Top Community Contributors
London User Group; Call for Speakers
Written by DT_Sam
Introducing RepoDoc, a document generator for Enterprise Architect
Written by Archimetes
Written by philchudley
SysML 1.4 reference card
Written by Guillaume
Enterprise Architect identified for Agile Development and DevOps: SD Times In-depth Feature
Written by sparxsystems
Panorama 360 Insurance and Wealth Management Enterprise Business Framework is available on Amazon
Written by Pierre Gagne
Enterprise Architect User Group: London 2017
Written by DT_Sam
We are Profiling EA Users
Written by sparxsystems
Sparx Systems has responded to an increased demand of sales, training and consultancy services to support North American users of Enterprise Architect.
With more than 600,000 effective users globally including over 80% of Fortune 100 firms, Sparx Systems has seen heightened demand and increased adoption of Enterprise Architect by major corporations in the North American region over the last several years.
Sparx Services North America offers access to quality support for new and existing customers providing sales, training and consulting services from a single regional point of contact.
"Sparx Services North America's proven expertise and close working relationship with Sparx provides organizations and individuals with a rich set of support, training and consulting offerings to ensure maximum return on their investment in modeling and design work using the Sparx Systems Enterprise Architect tool suite." - Geoffrey Sparks, Founder & CEO, Sparx Systems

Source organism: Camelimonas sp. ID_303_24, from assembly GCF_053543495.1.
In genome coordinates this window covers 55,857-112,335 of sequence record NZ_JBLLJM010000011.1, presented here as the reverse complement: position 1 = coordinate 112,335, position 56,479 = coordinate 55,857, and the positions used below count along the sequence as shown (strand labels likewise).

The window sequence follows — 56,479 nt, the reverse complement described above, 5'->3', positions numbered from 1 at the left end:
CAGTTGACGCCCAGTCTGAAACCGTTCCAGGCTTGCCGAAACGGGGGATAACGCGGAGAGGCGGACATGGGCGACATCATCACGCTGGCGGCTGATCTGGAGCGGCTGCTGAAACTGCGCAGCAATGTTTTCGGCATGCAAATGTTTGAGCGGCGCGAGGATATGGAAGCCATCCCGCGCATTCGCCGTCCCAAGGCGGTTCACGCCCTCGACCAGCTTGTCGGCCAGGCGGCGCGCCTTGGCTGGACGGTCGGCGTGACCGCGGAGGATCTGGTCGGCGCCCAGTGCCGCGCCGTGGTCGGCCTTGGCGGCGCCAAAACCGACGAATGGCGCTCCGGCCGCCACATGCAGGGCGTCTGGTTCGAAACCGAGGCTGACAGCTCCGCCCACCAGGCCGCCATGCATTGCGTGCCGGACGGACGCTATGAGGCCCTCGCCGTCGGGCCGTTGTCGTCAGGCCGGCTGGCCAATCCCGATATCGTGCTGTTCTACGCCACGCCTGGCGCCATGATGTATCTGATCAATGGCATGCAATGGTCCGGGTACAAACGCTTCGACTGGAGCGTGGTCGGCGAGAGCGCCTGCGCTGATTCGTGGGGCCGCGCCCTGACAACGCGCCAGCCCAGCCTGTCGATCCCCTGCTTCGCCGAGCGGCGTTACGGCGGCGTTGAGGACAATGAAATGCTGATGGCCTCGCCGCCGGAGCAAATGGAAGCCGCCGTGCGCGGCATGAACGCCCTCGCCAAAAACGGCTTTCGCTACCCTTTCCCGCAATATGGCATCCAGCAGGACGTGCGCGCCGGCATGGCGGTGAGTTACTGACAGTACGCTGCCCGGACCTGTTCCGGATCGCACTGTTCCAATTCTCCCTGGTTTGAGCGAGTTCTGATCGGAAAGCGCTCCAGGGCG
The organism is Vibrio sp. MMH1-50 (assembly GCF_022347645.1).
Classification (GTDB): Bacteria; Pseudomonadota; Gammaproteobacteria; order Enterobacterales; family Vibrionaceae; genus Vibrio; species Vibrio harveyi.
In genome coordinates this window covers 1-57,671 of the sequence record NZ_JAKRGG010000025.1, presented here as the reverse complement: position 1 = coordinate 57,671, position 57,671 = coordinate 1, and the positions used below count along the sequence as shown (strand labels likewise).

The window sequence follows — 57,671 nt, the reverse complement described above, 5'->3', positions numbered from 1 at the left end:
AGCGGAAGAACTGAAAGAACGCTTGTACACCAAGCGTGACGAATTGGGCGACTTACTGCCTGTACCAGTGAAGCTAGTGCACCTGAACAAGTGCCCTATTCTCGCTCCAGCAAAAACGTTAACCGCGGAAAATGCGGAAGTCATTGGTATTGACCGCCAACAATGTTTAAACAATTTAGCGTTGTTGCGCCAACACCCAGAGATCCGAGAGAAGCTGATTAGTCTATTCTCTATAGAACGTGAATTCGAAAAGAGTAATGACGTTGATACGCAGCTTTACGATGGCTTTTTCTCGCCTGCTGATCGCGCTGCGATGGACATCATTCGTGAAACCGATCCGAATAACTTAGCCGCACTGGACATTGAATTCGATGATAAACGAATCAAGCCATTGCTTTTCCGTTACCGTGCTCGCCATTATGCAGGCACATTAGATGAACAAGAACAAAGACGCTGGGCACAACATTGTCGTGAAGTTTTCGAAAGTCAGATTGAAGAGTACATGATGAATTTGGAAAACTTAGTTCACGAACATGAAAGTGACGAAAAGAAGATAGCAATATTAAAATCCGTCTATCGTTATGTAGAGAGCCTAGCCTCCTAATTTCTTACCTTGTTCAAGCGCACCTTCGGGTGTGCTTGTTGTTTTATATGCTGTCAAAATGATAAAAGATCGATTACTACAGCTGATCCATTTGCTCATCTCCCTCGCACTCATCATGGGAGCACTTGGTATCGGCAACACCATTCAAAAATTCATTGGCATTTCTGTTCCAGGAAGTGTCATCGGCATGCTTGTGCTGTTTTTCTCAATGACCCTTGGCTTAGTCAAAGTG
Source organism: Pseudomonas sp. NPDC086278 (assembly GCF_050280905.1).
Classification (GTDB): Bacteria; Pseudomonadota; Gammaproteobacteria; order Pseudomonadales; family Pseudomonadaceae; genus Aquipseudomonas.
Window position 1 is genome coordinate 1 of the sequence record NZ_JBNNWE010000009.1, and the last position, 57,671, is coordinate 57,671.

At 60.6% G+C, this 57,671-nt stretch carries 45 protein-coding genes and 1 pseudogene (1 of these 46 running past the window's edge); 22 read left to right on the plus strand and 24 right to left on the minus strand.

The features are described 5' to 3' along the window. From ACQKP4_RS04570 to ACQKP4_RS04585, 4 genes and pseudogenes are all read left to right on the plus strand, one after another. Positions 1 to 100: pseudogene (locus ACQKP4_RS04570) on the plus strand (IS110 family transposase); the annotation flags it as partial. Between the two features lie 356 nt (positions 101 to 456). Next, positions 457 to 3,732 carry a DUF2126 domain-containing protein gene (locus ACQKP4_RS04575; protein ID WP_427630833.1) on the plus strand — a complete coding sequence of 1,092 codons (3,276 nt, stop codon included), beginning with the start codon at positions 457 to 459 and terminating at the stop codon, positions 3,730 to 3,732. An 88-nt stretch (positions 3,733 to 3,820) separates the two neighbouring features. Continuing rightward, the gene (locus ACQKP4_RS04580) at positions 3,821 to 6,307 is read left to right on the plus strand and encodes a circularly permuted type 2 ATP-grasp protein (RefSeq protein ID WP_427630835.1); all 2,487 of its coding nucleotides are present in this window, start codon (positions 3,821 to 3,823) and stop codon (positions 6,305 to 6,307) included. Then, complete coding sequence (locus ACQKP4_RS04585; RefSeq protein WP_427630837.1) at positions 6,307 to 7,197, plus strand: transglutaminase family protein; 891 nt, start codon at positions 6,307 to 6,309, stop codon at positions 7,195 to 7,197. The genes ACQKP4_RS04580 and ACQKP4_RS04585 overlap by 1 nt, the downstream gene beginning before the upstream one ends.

Located just outside of Minneapolis/St. Paul, MN, Sparx Services North America provides optimal provision of quality support to customers via phone toll-free on 1-800-882-6051, and via the website at www.sparxsystems.us
Read the Media Release: Sparx Opens New Office to Service North America
Enterprise Architect User Group
London 2017; 18th - 19th May
2017 meeting of the Enterprise Architect User Group sees a shakeup to the agenda in the form of an additional day being added to the roster. In additional to the traditional presentation day of User Stories, How to's etc the extra day added to the event is taking the form of a training day.
The training day adds to the event a selection of six, three hour training sessions on a variety of subjects from BPMN to TOGAF and Model Curation.
Code Node, 10 South Place, London, EC2M 7BT
Agenda; Thursday 18th May
You can find information on these training sessions over at the EA User Group website.
Agenda; Friday 19th May
You can find a synopsis for each of these presentations over on the EA User Group website.
How to buy your tickets...
Tickets for the event are available directly from the EA User Group website and are priced as follows:
- Full two day event ticket; £550.00 +Vat
- Friday only ticket; £75.00 +Vat
Do you know of any EA user deserving of notice?
We are profiling high-achieving EA users to promote the great work being done in our industry. We want to interview these people to find out what their background is, how their role has changed, and the unique challenges they are applying EA to.
Published on the community site, the profiles aim to promote the achievements of individuals and teams and raise a greater sense of community.
A prior example can be read here: http://community.sparxsystems.com/news/979-user-group-attendee-profile-rasheed-amzart
We hope to hear from you.
The Sparx Systems Community Site
We recently published Panorama 360 Insurance and Wealth Management Enterprise Business Architecture Framework as a book (456 pages) which is globally available on Amazon. It covers all functional (Capabilities) and informational aspects of the industry. This enterprise business model is also available on Sparx Enterprise Architect.